What makes heat-tolerant Floridian corals tick?

CIMAS Assistant Scientist Anderson Mayfield previews his in-press article in Frontiers in Marine Science

These days it’s rare to hear good news, especially not when it comes to Earth’s ever-diminishing marine heritage; nevertheless, there are some environmental “success stories” to be cognizant of, one of which being the existence of resilient massive corals (Orbicella faveolata) on inshore reefs of the Upper Florida Keys (Figure 1). Although offshore conspecifics have generally perished on account of 1) climate change-induced bleaching (driven by concomitant seawater temperature rise) and 2) disease (inc. the now-rampant “stony coral tissue loss disease”), these corals continue to grow and reproduce under warm, turbid, and otherwise marginal conditions. To gain insight into just how this physiological resilience is established, former CIMAS researcher Dr. Catalina Aguilar first transported coral samples from two resilient inshore reefs (“Cheeca Rocks” & “The Rocks”) and an offshore “control” reef (“Little Conch”) to our research aquarium system, the “Experimental Reef Laboratory” of Dr. Ian Enochs (located at the University of Miami’s Rosenstiel School for Marine & Atmospheric Science). After exposing them to elevated temperatures (up to 33ºC) for several weeks, Dr. Aguilar sampled small biopsies, and we have since peered into the cells of these corals, as well as controls incubated at cooler temperature, to profile the genes and proteins they were synthesizing.

A structurally complex coral reef featuring resilient colonies of the scleractinian coral Orbicella faveolata in the Upper FL Keys (“Cheeca Rocks”). Photo by Anderson Mayfield.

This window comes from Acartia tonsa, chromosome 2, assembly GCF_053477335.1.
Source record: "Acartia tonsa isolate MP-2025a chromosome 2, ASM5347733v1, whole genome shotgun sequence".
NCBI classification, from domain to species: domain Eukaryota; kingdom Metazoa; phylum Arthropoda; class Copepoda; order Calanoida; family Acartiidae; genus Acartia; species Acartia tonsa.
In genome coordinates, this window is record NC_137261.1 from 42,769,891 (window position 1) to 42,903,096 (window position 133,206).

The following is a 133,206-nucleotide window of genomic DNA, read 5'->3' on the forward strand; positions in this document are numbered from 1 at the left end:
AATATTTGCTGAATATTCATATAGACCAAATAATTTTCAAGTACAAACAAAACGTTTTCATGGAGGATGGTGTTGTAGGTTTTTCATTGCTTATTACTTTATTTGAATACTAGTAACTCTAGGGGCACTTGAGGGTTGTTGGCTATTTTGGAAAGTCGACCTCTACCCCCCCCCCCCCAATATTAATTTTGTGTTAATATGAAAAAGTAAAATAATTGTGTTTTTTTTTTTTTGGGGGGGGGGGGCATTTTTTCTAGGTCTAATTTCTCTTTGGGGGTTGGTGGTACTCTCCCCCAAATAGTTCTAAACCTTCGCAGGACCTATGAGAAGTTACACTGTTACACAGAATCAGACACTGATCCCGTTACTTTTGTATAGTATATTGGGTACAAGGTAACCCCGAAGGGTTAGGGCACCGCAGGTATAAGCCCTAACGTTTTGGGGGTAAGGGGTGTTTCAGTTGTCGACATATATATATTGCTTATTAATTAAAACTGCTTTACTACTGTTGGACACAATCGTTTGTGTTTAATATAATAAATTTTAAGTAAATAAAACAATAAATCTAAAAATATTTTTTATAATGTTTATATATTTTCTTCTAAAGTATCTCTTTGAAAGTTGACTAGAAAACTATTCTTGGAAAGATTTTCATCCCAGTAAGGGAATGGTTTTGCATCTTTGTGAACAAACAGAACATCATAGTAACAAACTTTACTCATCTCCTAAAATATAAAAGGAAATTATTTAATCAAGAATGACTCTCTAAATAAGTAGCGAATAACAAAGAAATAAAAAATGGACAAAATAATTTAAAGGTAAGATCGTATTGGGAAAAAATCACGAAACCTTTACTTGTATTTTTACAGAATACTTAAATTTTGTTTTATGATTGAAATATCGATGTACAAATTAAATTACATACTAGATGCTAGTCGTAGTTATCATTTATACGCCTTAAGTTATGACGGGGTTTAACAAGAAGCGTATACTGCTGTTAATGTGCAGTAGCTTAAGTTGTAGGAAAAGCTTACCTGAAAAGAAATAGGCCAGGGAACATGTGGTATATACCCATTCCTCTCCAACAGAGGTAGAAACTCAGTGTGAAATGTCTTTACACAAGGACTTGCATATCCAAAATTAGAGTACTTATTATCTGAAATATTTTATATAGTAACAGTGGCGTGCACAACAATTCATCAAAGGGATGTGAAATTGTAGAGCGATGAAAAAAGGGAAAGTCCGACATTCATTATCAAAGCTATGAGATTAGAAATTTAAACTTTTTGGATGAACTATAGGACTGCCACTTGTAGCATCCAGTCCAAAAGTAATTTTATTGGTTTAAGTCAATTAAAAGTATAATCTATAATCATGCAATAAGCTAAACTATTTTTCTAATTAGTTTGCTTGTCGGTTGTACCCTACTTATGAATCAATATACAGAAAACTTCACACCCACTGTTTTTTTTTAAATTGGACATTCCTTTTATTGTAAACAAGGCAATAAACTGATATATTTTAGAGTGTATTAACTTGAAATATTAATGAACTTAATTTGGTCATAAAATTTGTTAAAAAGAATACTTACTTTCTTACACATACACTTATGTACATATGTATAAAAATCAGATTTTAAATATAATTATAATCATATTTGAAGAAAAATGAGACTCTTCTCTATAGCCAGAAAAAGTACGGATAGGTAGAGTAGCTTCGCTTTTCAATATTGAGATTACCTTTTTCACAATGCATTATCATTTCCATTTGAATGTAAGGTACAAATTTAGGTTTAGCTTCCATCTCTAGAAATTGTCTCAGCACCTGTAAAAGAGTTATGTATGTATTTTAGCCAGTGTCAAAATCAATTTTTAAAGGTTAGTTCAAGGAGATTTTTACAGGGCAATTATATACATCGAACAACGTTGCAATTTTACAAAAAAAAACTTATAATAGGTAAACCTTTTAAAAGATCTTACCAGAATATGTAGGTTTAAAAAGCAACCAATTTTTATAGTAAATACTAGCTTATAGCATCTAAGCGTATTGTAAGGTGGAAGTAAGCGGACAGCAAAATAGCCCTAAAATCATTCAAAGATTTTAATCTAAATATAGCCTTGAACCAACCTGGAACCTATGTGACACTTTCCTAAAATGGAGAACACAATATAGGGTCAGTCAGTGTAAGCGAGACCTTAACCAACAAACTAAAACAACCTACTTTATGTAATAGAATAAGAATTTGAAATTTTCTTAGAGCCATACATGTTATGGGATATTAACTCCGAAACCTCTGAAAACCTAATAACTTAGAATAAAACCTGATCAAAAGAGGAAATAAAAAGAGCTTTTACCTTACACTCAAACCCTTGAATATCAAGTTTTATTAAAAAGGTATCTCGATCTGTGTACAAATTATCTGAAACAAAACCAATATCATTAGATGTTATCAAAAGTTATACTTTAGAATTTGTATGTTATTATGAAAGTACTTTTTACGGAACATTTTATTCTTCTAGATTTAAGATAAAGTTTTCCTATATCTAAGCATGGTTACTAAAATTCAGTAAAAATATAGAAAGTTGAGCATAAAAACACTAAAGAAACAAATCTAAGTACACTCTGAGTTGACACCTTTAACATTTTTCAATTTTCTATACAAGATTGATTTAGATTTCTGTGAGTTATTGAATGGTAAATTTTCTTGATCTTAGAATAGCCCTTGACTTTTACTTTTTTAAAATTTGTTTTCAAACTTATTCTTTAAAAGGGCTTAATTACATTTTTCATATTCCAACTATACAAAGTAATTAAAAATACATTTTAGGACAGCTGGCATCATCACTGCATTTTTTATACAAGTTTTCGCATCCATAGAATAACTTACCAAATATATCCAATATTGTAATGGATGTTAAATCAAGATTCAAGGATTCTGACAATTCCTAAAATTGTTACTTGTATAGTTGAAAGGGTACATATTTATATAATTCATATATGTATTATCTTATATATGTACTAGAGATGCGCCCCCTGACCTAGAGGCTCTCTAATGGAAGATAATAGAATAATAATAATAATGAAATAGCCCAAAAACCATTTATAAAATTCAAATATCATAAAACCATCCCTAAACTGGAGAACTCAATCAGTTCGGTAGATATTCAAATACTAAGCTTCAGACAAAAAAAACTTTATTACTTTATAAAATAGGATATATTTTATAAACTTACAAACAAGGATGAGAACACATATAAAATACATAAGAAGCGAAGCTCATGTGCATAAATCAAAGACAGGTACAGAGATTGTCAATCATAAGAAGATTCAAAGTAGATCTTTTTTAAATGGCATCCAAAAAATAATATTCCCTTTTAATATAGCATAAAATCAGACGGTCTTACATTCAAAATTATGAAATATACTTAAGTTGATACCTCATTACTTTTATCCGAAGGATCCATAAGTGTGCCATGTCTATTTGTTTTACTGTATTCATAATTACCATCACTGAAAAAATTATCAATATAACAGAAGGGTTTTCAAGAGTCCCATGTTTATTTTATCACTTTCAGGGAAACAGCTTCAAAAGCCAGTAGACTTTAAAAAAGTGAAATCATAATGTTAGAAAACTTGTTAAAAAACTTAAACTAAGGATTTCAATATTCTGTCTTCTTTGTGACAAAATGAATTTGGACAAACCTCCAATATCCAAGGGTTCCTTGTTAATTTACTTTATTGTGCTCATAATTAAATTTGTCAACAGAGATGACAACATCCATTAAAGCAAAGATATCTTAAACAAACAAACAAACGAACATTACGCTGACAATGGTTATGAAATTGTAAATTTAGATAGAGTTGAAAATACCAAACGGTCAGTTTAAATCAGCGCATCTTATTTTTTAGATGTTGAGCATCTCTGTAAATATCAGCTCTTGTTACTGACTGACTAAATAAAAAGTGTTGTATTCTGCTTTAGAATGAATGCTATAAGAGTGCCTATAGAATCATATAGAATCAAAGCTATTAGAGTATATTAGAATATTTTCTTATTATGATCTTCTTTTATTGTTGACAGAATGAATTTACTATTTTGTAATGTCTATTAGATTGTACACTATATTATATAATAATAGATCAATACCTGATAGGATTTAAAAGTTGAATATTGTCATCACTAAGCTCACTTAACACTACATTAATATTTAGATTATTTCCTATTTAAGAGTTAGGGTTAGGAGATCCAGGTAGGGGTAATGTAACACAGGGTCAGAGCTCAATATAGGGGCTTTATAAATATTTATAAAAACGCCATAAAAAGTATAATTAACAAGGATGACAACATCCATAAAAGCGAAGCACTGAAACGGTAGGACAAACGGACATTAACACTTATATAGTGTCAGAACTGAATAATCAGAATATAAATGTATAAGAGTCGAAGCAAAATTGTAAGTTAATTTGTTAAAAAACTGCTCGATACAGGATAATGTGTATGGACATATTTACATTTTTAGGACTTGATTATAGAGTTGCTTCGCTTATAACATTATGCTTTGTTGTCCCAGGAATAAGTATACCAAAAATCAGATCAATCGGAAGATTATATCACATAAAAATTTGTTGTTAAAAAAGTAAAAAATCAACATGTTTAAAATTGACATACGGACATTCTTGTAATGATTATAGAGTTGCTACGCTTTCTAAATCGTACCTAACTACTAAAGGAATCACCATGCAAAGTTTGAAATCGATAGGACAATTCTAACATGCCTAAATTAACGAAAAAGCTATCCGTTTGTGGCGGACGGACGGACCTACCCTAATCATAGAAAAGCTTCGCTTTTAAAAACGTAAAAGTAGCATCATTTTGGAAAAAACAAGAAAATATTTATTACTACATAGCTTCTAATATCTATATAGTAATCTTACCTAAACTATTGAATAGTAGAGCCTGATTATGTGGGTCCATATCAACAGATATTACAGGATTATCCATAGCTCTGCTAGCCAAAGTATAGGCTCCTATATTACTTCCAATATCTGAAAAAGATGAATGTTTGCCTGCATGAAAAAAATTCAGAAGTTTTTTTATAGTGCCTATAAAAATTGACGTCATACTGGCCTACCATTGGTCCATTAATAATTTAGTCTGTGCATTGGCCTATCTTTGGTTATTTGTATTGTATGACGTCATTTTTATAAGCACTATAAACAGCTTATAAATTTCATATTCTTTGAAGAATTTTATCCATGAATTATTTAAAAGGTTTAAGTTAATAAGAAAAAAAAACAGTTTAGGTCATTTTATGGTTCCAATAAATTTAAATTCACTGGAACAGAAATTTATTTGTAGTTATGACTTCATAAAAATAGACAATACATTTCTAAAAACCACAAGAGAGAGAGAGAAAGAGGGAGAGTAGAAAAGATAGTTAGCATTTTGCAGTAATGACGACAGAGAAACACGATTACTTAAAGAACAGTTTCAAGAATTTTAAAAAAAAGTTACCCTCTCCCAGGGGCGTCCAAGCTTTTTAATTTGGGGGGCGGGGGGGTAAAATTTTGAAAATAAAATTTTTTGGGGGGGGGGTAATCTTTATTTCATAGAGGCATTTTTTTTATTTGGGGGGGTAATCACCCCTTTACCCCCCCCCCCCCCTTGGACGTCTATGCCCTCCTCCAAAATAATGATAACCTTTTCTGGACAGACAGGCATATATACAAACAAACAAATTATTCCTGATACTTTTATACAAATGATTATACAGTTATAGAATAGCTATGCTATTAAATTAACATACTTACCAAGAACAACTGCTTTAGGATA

Through this “multi-‘Omic” approach, we found that inshore genotypes are distinct from those offshore, and they host mutualistic, endosymbiotic dinoflagellates of the hypothetically more thermotolerant genus Durusdinium. With respect to their cellular biology, we uncovered that that these corals do not rely on traditional stress response proteins in their thermo-acclimation; such molecules are instead constitutively maintained in their cells (possibly as a result of life under compromised environmental conditions). Instead, the functional molecular data (i.e., gene mRNAs & proteins) seem to suggest that the means by which corals and photosynthetic dinoflagellates that inhabit their gastrodermal cells mobilize and translocate lipids (energy storage molecules) back and forth may fundamentally change at high temperatures (Mayfield et al. in press). Furthermore, it appears that both nature (environmental effects) and nurture (evolution) are at play; which is more influential in dictating coral persistence is a question we hope to address by analyzing the responses of these corals to “reciprocal transplantation” (inshore corals moved offshore & vice versa). Aside from these novel mechanistic findings, and the new questions they have raised, the data are also being used to develop models whereby we can use molecular signatures to identify resilient corals elsewhere (a topic broached in an early 2021 blog).

Citation: Mayfield AB, Aguilar C, Enochs I, Kolodziej G, Manzello DP (in press) Shotgun proteomics of thermally challenged Caribbean reef corals. Frontiers in Marine Science.

Anderson Mayfield, June 28, 2021